JUST RELEASED: BEST OF ABI 2012 FOR CONSUMER AND BUSINESS BANKRUPTCY
New in the ABI Bookstore is the latest in ABI's annual “Best of ABI” series for 2012. Drawn from the most incisive ABI Journal articles and the highest-rated conference sessions of 2012, these volumes gather the hottest topics in consumer and business bankruptcy into two must-have references that belong in every practitioner’s library. Best of ABI 2012: The Year in Consumer Bankruptcy, edited by ABI Resident Scholar Susan E. Hauser (North Carolina Central University School of Law; Durham, N.C.) and ABI Board Member and ABI Journal Executive Editor Alane A. Becket (Becket & Lee LLP; Malvern, Pa.), covers the latest on chapter 13, the foreclosure crisis, tax issues, student loans and much more.
The companion volume, Best of ABI 2012: The Year in Business Bankruptcy, edited by Peter S. Partee, Sr. (Hunton & Williams LLP; New York), includes the latest on such timely topics as intercreditor and confirmation issues, avoidance actions and executory contracts. New this year: Both volumes include summaries of relevant cases drawn from volo.abi.org, as well as commentary from the editors. Available for purchase separately or as a specially-priced bundle, the new Best of ABI books can be ordered today at bookstore.abi.org. (Please log in first to obtain the discounted member price).
LATEST CASE SUMMARY ON VOLO: RASO V. FAHEY (IN RE FAHEY; 1ST CIR.)
Summarized by Bodie Colwell of Bernstein Shur
Concluding that the debtor acted in a fiduciary capacity as an ERISA fiduciary, as well as a fiduciary of a technical trust under common law, the BAP reversed the order of the bankruptcy court and remanded for proceedings consistent with the opinion.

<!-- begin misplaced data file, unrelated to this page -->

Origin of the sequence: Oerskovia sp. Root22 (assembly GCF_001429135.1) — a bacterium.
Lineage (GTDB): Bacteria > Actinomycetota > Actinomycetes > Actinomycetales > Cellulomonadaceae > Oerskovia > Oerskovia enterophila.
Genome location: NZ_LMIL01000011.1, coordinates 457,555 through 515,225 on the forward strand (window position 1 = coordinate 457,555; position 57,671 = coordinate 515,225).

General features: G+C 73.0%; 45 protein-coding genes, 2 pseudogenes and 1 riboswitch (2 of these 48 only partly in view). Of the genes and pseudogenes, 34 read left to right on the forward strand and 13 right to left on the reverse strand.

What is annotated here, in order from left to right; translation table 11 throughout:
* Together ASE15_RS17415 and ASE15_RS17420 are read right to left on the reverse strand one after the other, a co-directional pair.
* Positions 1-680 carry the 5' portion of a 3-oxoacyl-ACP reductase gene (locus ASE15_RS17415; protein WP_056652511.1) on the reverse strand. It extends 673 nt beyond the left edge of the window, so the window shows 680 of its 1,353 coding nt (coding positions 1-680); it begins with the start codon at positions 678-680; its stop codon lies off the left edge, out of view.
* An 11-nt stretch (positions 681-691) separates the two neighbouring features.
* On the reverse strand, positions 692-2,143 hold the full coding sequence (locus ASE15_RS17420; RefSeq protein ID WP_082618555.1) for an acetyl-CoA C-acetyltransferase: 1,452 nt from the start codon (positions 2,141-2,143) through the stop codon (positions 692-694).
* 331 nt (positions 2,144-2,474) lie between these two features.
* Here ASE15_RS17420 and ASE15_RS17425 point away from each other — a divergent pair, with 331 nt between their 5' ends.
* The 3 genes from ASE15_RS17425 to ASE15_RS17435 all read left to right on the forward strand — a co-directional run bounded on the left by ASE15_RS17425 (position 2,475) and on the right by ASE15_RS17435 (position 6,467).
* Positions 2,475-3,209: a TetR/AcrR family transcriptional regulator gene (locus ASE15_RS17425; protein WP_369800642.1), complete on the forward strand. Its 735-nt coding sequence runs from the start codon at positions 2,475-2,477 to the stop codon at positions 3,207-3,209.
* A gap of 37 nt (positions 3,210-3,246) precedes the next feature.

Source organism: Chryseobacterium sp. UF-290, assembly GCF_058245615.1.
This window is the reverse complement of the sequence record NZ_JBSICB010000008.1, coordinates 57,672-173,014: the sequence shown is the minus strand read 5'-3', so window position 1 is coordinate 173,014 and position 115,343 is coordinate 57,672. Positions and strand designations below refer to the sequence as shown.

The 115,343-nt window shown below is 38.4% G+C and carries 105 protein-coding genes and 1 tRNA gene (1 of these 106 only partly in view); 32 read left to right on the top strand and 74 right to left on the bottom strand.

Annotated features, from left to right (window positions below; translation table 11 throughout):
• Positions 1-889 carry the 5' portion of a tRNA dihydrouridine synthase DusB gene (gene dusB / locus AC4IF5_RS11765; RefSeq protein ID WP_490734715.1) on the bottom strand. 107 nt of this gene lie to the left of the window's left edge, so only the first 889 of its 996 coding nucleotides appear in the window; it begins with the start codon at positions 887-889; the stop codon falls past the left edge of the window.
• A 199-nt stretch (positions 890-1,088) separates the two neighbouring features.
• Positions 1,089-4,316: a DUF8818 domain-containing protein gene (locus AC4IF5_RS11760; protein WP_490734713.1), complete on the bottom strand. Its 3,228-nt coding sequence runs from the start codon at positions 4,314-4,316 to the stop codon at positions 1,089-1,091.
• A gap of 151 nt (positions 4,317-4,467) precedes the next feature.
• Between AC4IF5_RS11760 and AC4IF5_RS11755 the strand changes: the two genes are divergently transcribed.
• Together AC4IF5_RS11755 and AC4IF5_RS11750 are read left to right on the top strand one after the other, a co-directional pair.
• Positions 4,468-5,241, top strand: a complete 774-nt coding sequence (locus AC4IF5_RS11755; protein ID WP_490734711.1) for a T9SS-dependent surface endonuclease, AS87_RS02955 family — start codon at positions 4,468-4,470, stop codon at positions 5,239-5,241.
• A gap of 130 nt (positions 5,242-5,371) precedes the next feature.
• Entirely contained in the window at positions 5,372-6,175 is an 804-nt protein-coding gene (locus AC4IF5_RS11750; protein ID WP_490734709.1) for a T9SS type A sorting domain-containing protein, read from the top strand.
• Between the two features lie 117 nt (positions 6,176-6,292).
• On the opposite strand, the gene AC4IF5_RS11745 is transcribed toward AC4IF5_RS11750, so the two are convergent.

There are nearly 700 appellate opinions summarized on Volo, and summaries typically appear within 24 hours of the ruling. Click here regularly to view the latest case summaries on ABI’s Volo website.
NEW ON ABI’S BANKRUPTCY BLOG EXCHANGE: BANKRUPTCY COURT WARNS ON "WARN" ACT
The Bankruptcy Blog Exchange is a free ABI service that tracks 35 bankruptcy-related blogs. A recent post examines a decision by Bankruptcy Judge Martin Glenn, who recently dismissed a putative class action complaint filed on behalf of former employees of MF Global that alleged that the chapter 11 trustee for MF Global Holdings Ltd. and certain of its subsidiaries and the SIPA trustee for MF Global Inc. failed to provide sufficient notice under the federal Worker Adjustment and Retraining Notification Act (the “WARN Act”) and the New York version of the WARN Act prior to terminating these employees. In its memorandum opinion and order, the bankruptcy court considered whether the SIPA trustee and chapter 11 trustee were "employers" for purposes of the WARN Act and the NY WARN Act, or "liquidating fiduciaries" who are excepted from the obligation to comply with the advance-notice requirements of these WARN statutes, in which case the actions of the trustees would be protected.
Be sure to check the site several times each day; any time a contributing blog posts a new story, a link to the story will appear on the top. If you have a blog that deals with bankruptcy, or know of a good blog that should be part of the Bankruptcy Exchange, please contact the ABI Web team.
ABI Quick Poll
Despite the "free and clear" language of Sect. 363(f), purchasers of assets in 363 sales may still be liable for injuries to unidentifiable future claimants. (In re Grumman Olson Indus, S.D.N.Y.).
Click here to vote on this week's Quick Poll. Click here to view the results of previous Quick Polls.
LATEST BLOOMBERG LAW VIDEO: RESERVE FUND'S LAWYER: MY CLIENTS WERE "VICTIMS"
John Dellaportas, partner at Duane Morris LLP, talks with Bloomberg Law’s Lee Pacchia about his successful representation of Bruce Bent Sr., Bruce Bent II and their investment advisory firm Reserve Management Co. and Resrv Partners Inc. in a securities fraud lawsuit brought by the U.S. Securities and Exchange Commission. Click here to watch.